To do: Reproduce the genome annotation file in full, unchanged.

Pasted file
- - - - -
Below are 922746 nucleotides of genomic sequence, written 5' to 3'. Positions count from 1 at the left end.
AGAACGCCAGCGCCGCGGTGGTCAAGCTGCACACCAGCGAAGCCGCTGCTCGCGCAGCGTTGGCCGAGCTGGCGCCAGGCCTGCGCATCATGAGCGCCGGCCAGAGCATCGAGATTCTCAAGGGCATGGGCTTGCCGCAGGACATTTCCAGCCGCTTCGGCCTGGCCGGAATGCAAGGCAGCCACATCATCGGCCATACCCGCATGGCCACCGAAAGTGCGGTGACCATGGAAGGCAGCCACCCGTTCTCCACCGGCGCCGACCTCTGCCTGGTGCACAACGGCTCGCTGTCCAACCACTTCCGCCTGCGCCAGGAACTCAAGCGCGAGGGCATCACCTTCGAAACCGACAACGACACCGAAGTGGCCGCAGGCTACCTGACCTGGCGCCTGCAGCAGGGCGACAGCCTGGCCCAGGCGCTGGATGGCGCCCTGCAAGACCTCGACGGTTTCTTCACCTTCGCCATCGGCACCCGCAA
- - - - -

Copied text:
Below are 922746 nucleotides of genomic sequence, written 5' to 3'. Positions count from 1 at the left end.
AGAACGCCAGCGCCGCGGTGGTCAAGCTGCACACCAGCGAAGCCGCTGCTCGCGCAGCGTTGGCCGAGCTGGCGCCAGGCCTGCGCATCATGAGCGCCGGCCAGAGCATCGAGATTCTCAAGGGCATGGGCTTGCCGCAGGACATTTCCAGCCGCTTCGGCCTGGCCGGAATGCAAGGCAGCCACATCATCGGCCATACCCGCATGGCCACCGAAAGTGCGGTGACCATGGAAGGCAGCCACCCGTTCTCCACCGGCGCCGACCTCTGCCTGGTGCACAACGGCTCGCTGTCCAACCACTTCCGCCTGCGCCAGGAACTCAAGCGCGAGGGCATCACCTTCGAAACCGACAACGACACCGAAGTGGCCGCAGGCTACCTGACCTGGCGCCTGCAGCAGGGCGACAGCCTGGCCCAGGCGCTGGATGGCGCCCTGCAAGACCTCGACGGTTTCTTCACCTTCGCCATCGGCACCCGCAA